Naked wine – letting grapes do what comes naturally

Alice Feiring stirs the natural wine vat

By Charles Lewis
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Naked wine by Alice Feiring

Naked wine by Alice Feiring


Natural wine has been a topic of great interest in recent years. In her book Naked wine, award-winning American food and wine journalist Alice Feiring covers the history of this ‘movement’ from its beginnings through to its acceleration of the past decade.

To call it a movement however may give the impression that there exists a cohesive group of producers and wine makers who have common practices and a common philosophy as to what constitutes a ‘natural’ wine. This is far from the truth, as even amongst producers there exist a wide range of views, let alone amongst hapless consumers, who have every reason to be confused.

For example some natural wine producers use no added sulphur in the winemaking process but use sulphur spray in the vineyard (as an anti-fungal agent), whereas others use some sulphur when winemaking because they cannot run the risk of losing a whole batch – which may be their entire vintage – to spoilage.

[It should be noted that sulphur seems likely to have been added to wine for up to 2000 years. This assertion is based on the discovery by Russian researchers of elemental sulphur, which is mined straight from the ground in some places, near amphora-type fermenting vessels around Mesopotamia – where winegrowing began (ref Ian Hickinbotham – Sulphur dioxide*). Small quantities of sulphur dioxide are also produced naturally in the wine making process itself.]

To further complicate the natural wine question, some natural producers are organic and some are biodynamic – but not all.

At best the natural wine movement is an amorphous, loose association of producers with a similar philosophy of moving away from mass-produced ‘industrial’ wine that is often decried as being the same in taste from one vintage to the next and even from one wine region to another.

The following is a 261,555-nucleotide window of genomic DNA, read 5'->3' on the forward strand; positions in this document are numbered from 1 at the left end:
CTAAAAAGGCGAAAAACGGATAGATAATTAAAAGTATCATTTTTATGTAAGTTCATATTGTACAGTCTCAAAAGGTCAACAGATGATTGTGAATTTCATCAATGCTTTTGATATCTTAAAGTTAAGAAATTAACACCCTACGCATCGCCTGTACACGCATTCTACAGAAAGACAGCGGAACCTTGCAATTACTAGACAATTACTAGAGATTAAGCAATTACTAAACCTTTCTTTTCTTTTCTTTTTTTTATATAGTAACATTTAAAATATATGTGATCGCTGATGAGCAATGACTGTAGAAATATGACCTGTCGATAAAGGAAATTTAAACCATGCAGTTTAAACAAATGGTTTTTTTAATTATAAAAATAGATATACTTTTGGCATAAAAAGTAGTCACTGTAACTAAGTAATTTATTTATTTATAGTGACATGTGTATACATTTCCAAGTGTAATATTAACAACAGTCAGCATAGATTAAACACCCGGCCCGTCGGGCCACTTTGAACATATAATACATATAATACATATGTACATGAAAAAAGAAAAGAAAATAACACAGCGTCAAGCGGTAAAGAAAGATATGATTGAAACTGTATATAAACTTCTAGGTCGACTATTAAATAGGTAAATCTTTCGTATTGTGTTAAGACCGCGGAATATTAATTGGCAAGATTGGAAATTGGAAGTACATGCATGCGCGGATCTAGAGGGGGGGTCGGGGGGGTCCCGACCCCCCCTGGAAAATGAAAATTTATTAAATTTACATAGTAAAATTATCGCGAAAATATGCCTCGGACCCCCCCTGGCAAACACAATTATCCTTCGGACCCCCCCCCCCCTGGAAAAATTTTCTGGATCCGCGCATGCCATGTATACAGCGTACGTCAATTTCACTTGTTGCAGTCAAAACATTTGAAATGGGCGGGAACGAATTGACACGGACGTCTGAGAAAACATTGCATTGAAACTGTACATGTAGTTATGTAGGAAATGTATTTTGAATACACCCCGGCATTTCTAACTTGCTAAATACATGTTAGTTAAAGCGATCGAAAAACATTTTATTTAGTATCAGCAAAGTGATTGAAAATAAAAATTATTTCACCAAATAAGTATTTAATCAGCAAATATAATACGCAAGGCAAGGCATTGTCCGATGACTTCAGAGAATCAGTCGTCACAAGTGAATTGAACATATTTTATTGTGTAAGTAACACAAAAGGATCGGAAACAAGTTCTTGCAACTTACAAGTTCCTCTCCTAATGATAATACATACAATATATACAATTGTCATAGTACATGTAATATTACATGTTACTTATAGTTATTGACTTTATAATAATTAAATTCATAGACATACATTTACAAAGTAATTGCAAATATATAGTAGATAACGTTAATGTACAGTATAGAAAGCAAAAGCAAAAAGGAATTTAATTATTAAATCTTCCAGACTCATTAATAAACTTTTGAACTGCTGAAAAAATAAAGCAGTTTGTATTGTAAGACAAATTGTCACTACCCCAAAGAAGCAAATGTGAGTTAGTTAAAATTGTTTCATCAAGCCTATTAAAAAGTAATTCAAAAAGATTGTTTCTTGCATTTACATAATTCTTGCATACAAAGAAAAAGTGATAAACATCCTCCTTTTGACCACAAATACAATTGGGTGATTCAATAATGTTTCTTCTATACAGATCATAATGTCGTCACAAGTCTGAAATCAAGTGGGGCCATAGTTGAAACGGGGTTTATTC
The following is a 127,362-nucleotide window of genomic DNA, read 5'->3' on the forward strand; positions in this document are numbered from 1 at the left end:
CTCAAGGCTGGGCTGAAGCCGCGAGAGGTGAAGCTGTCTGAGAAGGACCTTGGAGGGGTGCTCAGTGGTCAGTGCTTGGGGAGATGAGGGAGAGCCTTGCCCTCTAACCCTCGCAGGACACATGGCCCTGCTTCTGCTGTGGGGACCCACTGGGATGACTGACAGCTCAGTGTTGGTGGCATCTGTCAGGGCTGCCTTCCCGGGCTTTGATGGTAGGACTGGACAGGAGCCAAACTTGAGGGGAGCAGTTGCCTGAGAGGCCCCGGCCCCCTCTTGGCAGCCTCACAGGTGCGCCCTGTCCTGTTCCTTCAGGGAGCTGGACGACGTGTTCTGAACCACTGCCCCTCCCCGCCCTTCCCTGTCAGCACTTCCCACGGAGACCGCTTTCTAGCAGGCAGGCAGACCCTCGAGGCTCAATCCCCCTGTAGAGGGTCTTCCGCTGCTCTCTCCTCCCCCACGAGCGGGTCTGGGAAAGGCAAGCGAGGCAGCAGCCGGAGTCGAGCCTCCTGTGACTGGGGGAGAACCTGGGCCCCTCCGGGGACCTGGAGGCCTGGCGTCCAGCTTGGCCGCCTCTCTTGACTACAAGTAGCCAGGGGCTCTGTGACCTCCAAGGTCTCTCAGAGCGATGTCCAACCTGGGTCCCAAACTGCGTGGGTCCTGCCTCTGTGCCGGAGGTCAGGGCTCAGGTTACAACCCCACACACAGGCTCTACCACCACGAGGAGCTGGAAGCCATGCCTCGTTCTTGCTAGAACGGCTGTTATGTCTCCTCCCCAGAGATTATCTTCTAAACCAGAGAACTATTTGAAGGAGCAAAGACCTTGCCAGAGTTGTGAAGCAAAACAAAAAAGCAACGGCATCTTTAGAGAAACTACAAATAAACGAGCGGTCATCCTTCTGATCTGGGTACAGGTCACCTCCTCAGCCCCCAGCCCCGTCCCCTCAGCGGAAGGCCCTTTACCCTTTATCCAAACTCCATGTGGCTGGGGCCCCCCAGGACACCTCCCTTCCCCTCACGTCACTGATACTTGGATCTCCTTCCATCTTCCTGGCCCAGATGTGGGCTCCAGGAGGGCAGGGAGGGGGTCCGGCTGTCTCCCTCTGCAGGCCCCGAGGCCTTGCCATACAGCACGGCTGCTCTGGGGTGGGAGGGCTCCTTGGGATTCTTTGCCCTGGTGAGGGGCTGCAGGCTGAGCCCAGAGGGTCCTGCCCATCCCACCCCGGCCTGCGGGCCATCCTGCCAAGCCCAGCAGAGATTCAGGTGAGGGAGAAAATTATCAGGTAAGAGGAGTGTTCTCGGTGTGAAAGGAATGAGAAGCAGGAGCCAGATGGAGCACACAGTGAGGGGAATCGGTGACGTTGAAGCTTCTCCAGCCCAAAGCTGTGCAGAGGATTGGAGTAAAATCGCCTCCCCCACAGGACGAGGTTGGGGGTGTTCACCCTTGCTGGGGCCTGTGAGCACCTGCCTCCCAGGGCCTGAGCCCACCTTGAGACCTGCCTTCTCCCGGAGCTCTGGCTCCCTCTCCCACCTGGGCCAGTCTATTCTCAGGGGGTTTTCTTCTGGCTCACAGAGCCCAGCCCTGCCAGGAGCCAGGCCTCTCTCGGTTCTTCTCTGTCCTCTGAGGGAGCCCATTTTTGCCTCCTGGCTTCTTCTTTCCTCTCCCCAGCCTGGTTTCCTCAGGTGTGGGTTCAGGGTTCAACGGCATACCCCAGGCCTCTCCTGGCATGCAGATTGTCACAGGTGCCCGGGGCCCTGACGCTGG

The spectrum of natural wine producers range from zealots, to others simply using the descriptor for marketing advantage. Unlike organic wines, whose production is strictly and expensively regulated, use of the term ‘natural wine’ is unregulated – the Catch 22 being that it may be anathema to proponents of the movement to suggest that such regulation might be required, even should agreement as to what constitutes a natural wine be reached.

Natural wine claims to speak of terroir that is reflective of place and season. (But then, so do many wines made using conventional winemaking techniques). Seasonal variation and variety from one grower to another within a region is applauded. (Wine consumers might of course already know and appreciate this as normal vintage variation).

There are of course risks when taking a non-sulphur approach to winemaking which can result in brown, oxidized wine. Such wines may be exciting soon after being made, but later may become unapproachable if the wine is kept for any length of time or transported long distances, or kept under less-than-ideal conditions.

By the time they are served in ‘natural wine’ bars, they may even be undrinkable. [This was indeed a common occurrence in the past, before bacteria were discovered and the need for winery hygiene so apparent – at the end of the season, table wines were often sour, hence the eager anticipation of the arrival of new, young, fresh wines every vintage.]

Cool storage can reduce the rate of oxidation but this uses additional energy, which is counter to the natural approach of doing less. Naked wine concentrates on the positive aspects of producing natural wine and tends not to emphasise the risks and problems that are inherent in this technique, although these are mentioned.